Sir Gawain and the Green Knight: A New Verse Translation
by Simon Armitage
Norton, 198 pp., $25.95
Time, like many another governing body, hands out titles. So it is that an untitled Arthurian romance from the fourteenth century, in Middle English, has come to be known as Sir Gawain and the Green Knight. Well dubbed. Arise, Sir Gawain, and likewise the Green Knight.
The existence of a title gives us something better than purchase. Forty years ago, the poem’s best critic observed the irreversible shift when, at the end of this mysterious, lucid tale, not only the name but the identity of the Green Knight is made known to Sir Gawain. “A knight who reveals his identity to others gives them, as in the modern metaphor, a ‘handle’—something to get hold of.” The apparatus of the security guard, to whom we proffer not only a name but (in our time) an ID, is there to grant us a certain kind of security, within a setting that—then and again now—may be a siege perilous. It is then characteristic of all such dangers that no indubitable assurance, no totally trustworthy handle, is likely ever to be forthcoming. For if the Green Knight’s name turns out to be Bertilak de Hautdesert, why are there those (of whom C.S. Lewis is the most vivid) who call him Bercilak? And, come to that, how are we even to pronounce the name Gawain? Simon Armitage, in the introduction to his ebullient translation, equivocates in exactly the spirit of the unequivocally great and teasing poem:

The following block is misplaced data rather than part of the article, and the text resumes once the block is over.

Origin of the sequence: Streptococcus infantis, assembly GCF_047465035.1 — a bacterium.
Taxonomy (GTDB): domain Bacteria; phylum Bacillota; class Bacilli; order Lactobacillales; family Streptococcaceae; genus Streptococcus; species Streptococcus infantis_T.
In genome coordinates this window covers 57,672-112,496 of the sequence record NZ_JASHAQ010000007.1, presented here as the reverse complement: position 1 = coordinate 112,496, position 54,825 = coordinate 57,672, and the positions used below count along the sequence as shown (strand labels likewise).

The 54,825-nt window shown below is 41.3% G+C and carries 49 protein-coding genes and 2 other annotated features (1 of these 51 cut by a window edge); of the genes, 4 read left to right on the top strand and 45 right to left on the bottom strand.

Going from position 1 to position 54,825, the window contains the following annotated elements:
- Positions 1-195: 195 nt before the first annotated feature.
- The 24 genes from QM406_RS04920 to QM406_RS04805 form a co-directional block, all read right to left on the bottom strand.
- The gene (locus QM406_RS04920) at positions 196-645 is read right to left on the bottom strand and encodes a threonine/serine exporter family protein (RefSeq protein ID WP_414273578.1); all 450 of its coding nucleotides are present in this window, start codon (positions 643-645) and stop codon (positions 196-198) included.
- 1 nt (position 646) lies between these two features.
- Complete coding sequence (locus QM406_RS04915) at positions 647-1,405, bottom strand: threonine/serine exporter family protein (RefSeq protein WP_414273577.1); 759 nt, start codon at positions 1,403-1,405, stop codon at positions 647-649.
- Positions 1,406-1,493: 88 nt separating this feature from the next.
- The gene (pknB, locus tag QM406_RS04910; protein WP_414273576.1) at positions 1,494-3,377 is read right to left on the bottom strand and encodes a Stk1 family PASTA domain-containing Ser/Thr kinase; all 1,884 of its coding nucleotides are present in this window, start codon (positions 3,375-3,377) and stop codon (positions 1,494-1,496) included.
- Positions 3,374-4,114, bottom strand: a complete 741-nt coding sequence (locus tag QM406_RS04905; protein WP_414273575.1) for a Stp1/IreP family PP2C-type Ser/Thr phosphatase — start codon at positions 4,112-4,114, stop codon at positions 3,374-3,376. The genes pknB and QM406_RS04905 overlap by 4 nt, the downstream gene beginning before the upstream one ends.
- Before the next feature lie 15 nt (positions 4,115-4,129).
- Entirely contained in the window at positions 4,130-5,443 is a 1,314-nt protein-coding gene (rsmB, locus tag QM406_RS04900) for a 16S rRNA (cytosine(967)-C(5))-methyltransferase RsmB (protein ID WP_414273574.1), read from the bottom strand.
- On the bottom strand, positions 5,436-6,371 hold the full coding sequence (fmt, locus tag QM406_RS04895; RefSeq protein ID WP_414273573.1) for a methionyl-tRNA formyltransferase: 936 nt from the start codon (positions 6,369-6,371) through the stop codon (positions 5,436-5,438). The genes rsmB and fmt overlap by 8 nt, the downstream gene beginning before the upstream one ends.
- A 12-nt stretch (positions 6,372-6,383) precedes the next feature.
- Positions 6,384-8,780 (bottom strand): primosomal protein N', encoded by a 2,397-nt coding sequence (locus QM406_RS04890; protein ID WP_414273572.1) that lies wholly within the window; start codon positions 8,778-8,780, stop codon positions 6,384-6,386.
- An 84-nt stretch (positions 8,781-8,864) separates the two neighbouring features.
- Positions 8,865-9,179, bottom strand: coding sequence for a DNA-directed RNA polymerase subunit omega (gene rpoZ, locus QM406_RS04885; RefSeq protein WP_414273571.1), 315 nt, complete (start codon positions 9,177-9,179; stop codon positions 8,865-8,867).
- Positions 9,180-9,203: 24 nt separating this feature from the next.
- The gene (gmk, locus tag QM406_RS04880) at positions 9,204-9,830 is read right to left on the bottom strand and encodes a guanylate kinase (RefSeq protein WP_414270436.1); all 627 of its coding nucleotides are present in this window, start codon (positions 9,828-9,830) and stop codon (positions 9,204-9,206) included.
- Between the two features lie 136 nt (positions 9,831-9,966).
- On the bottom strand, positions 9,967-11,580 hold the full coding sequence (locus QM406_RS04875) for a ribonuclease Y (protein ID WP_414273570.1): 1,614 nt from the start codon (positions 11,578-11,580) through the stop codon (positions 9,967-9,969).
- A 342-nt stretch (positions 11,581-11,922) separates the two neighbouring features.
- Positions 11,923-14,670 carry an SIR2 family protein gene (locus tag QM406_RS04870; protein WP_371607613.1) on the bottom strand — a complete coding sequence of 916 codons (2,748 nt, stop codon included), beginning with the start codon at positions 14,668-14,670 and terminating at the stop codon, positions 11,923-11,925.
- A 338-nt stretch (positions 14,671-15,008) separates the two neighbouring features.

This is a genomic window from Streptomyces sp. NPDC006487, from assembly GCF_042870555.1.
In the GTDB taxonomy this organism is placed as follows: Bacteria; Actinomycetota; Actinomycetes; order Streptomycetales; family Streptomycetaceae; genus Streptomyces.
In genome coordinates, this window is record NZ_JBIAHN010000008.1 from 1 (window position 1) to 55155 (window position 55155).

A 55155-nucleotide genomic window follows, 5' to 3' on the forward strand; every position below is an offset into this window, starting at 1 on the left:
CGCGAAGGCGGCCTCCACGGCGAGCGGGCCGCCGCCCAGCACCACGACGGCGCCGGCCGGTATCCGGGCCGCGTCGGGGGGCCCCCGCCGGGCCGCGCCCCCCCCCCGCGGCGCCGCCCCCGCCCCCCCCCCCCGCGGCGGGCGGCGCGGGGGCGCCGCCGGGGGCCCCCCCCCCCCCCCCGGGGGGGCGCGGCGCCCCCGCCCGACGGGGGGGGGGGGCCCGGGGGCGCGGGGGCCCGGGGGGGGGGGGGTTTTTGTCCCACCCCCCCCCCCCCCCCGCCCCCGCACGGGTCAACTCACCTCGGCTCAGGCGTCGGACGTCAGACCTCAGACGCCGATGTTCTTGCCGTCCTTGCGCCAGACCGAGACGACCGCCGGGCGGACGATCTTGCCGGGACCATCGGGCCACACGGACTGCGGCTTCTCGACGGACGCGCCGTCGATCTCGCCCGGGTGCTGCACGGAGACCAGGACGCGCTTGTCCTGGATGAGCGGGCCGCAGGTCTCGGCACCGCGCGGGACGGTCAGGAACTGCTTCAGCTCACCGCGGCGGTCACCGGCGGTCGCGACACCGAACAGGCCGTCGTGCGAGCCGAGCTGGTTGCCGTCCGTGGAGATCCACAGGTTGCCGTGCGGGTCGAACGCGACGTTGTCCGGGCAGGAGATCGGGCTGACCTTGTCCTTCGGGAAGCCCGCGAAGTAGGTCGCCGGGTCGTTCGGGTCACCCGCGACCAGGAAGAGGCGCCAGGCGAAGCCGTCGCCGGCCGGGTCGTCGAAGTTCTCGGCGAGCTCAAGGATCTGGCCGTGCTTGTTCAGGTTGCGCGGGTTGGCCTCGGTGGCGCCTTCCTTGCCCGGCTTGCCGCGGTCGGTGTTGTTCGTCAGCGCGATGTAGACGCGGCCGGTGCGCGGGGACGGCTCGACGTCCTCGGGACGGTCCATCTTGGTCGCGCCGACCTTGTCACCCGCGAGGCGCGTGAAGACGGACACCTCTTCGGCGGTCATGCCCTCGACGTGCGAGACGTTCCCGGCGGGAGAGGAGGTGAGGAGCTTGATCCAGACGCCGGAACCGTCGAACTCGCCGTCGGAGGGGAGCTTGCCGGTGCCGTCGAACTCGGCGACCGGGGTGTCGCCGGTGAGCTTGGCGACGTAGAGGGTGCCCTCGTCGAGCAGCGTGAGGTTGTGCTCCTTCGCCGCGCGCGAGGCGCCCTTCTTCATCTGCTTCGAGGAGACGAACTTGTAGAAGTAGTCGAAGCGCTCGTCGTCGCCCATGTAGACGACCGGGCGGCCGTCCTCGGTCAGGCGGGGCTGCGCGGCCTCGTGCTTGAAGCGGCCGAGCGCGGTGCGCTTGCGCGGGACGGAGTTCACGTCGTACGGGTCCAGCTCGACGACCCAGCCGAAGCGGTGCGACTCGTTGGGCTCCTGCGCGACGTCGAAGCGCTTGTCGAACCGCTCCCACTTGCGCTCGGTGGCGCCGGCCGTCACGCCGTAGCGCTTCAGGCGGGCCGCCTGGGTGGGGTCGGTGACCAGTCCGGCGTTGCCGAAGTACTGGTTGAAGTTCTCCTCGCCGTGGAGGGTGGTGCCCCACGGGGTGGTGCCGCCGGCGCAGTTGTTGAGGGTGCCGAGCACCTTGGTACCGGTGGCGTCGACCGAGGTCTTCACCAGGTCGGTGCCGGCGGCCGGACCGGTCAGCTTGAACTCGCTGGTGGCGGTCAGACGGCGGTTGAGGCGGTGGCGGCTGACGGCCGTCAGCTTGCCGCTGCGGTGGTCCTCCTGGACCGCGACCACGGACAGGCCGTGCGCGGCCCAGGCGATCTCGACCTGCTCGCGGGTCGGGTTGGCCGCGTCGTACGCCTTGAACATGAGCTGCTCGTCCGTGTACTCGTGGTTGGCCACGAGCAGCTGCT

To many he is Gawain. The original author clearly alliterated on the “G,” suggesting he also stressed the first syllable of the word. But there are other moments in the text, such as the perfectly iambic quatrain at [line] 1948, where the rhythm suggests the opposite, as in Gawain, which is the way I have always referred to him.
“Inogh,” quoth Sir Gawayn,
“I thonk yow, bi the rode.”
And how the fox was slayn
He tolde hym as thay stode.
How the Fox Was Slain, or, How Sir Gawain Was Not. Such is the story of what will prove to be a two-fold testing of Sir Gawain by the Green Knight.
Into the hall of King Arthur, at Christmastide, there erupts a visitor:
a mountain of a man, immeasurably high,
a hulk of a human from head to hips,
so long and thick in his loins and his limbs
I should genuinely judge him to be a half giant,
or a most massive man, the mightiest of mortals.
And he, like his horse, green, “entirely emerald green.” He urges a duel, not quite of the usual sort:
So at Christmas in this court I lay down a challenge:
if a person here present, within these premises,
is big or bold or red blooded enough
to strike me one stroke and be struck in return,
I shall give him as a gift this gigantic cleaver
and the axe shall be his to handle how he likes.
I’ll kneel, bare …